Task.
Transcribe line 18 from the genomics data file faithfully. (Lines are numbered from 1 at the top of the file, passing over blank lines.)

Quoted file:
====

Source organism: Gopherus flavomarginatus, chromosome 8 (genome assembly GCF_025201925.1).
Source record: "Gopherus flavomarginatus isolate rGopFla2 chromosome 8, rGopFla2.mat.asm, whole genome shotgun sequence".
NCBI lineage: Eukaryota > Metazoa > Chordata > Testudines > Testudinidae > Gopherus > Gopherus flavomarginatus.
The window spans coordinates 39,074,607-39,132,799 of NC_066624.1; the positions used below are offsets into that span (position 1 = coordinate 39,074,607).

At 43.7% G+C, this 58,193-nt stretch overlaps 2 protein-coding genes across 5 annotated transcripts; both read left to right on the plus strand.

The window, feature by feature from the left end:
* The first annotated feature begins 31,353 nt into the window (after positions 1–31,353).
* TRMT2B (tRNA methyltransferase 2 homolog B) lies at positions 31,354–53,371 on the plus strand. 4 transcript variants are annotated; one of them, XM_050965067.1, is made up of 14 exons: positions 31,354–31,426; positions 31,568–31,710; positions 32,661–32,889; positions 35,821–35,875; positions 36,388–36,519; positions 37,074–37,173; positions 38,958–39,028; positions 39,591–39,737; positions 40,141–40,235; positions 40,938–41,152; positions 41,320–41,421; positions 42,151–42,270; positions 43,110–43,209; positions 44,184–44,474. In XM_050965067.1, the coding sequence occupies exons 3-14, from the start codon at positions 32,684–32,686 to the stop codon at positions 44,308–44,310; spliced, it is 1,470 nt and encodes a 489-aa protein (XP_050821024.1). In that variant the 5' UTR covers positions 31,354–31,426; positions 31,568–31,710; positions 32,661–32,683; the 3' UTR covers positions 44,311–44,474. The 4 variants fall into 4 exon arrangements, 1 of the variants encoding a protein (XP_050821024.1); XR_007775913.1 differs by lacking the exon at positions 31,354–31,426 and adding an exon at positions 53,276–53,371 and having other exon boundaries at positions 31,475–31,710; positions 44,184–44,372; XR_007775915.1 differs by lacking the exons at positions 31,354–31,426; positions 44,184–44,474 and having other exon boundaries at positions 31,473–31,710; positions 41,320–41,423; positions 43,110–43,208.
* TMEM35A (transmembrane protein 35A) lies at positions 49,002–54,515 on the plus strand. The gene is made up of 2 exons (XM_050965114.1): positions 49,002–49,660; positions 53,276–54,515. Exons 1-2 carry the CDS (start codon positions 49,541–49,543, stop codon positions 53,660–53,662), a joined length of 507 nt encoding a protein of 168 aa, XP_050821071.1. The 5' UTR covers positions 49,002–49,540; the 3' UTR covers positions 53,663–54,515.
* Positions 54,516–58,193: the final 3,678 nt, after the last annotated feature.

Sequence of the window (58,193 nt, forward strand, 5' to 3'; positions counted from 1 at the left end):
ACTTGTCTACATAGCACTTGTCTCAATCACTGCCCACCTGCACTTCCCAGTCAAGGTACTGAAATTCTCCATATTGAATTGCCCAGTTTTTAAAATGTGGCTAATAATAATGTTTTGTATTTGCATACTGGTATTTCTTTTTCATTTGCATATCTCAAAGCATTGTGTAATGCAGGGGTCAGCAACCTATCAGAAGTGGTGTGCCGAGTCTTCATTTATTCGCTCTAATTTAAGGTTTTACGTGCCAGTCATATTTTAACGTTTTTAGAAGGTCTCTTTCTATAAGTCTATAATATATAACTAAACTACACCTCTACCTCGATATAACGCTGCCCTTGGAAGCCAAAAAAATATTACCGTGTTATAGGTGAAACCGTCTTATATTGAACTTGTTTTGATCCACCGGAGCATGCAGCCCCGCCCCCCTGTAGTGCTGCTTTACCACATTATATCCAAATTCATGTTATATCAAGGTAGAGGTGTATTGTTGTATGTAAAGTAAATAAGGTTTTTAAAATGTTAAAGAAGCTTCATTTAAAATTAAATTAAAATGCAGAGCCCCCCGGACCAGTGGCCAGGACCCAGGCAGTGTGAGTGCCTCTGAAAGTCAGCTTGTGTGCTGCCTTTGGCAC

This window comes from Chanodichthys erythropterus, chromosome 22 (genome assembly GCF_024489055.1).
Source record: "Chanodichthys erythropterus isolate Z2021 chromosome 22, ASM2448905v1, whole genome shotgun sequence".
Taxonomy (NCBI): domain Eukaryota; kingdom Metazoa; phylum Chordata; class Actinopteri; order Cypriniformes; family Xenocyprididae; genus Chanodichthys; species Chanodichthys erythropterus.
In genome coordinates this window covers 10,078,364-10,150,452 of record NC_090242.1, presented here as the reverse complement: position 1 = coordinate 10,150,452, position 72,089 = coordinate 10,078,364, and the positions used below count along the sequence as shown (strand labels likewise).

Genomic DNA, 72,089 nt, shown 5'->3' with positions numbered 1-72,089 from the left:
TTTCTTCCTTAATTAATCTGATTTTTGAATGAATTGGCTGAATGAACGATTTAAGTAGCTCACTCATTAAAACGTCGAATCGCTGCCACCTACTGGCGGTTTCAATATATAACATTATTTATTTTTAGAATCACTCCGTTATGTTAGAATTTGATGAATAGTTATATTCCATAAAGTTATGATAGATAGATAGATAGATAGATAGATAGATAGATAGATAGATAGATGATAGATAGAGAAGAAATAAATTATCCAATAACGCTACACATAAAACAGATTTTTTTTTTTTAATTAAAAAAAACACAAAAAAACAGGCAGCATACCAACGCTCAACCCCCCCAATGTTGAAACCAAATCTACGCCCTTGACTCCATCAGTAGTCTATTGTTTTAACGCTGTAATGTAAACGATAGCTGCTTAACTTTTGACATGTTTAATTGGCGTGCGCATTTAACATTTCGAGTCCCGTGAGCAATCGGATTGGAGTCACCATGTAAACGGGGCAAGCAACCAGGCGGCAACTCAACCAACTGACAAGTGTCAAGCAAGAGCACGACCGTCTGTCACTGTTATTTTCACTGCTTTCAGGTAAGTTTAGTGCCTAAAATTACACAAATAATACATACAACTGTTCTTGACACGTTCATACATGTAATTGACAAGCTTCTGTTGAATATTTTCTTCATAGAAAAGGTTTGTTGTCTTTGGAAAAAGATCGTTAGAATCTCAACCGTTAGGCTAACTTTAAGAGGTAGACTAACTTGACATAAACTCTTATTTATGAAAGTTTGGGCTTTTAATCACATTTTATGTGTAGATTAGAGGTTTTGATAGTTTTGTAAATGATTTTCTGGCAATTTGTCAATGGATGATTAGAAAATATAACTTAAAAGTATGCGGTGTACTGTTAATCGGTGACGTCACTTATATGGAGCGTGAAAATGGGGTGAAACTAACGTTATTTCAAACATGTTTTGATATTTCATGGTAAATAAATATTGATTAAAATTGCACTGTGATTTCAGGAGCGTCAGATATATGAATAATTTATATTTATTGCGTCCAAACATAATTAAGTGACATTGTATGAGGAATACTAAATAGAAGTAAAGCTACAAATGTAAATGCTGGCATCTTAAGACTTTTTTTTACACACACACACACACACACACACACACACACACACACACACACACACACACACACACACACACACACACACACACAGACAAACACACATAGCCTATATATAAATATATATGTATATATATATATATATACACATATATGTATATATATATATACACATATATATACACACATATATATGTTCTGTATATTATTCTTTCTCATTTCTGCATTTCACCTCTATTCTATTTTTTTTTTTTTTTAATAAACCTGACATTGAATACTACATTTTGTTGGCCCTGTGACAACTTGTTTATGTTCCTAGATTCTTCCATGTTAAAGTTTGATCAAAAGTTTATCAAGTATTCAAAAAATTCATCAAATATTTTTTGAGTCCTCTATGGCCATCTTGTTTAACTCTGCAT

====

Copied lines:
TTTCTTCCTTAATTAATCTGATTTTTGAATGAATTGGCTGAATGAACGATTTAAGTAGCTCACTCATTAAAACGTCGAATCGCTGCCACCTACTGGCGGTTTCAATATATAACATTATTTATTTTTAGAATCACTCCGTTATGTTAGAATTTGATGAATAGTTATATTCCATAAAGTTATGATAGATAGATAGATAGATAGATAGATAGATAGATAGATAGATAGATGATAGATAGAGAAGAAATAAATTATCCAATAACGCTACACATAAAACAGATTTTTTTTTTTTAATTAAAAAAAACACAAAAAAACAGGCAGCATACCAACGCTCAACCCCCCCAATGTTGAAACCAAATCTACGCCCTTGACTCCATCAGTAGTCTATTGTTTTAACGCTGTAATGTAAACGATAGCTGCTTAACTTTTGACATGTTTAATTGGCGTGCGCATTTAACATTTCGAGTCCCGTGAGCAATCGGATTGGAGTCACCATGTAAACGGGGCAAGCAACCAGGCGGCAACTCAACCAACTGACAAGTGTCAAGCAAGAGCACGACCGTCTGTCACTGTTATTTTCACTGCTTTCAGGTAAGTTTAGTGCCTAAAATTACACAAATAATACATACAACTGTTCTTGACACGTTCATACATGTAATTGACAAGCTTCTGTTGAATATTTTCTTCATAGAAAAGGTTTGTTGTCTTTGGAAAAAGATCGTTAGAATCTCAACCGTTAGGCTAACTTTAAGAGGTAGACTAACTTGACATAAACTCTTATTTATGAAAGTTTGGGCTTTTAATCACATTTTATGTGTAGATTAGAGGTTTTGATAGTTTTGTAAATGATTTTCTGGCAATTTGTCAATGGATGATTAGAAAATATAACTTAAAAGTATGCGGTGTACTGTTAATCGGTGACGTCACTTATATGGAGCGTGAAAATGGGGTGAAACTAACGTTATTTCAAACATGTTTTGATATTTCATGGTAAATAAATATTGATTAAAATTGCACTGTGATTTCAGGAGCGTCAGATATATGAATAATTTATATTTATTGCGTCCAAACATAATTAAGTGACATTGTATGAGGAATACTAAATAGAAGTAAAGCTACAAATGTAAATGCTGGCATCTTAAGACTTTTTTTTACACACACACACACACACACACACACACACACACACACACACACACACACACACACACACACACACACACACACACAGACAAACACACATAGCCTATATATAAATATATATGTATATATATATATATATACACATATATGTATATATATATATACACATATATATACACACATATATATGTTCTGTATATTATTCTTTCTCATTTCTGCATTTCACCTCTATTCTATTTTTTTTTTTTTTTAATAAACCTGACATTGAATACTACATTTTGTTGGCCCTGTGACAACTTGTTTATGTTCCTAGATTCTTCCATGTTAAAGTTTGATCAAAAGTTTATCAAGTATTCAAAAAATTCATCAAATATTTTTTGAGTCCTCTATGGCCATCTTGTTTAACTCTGCAT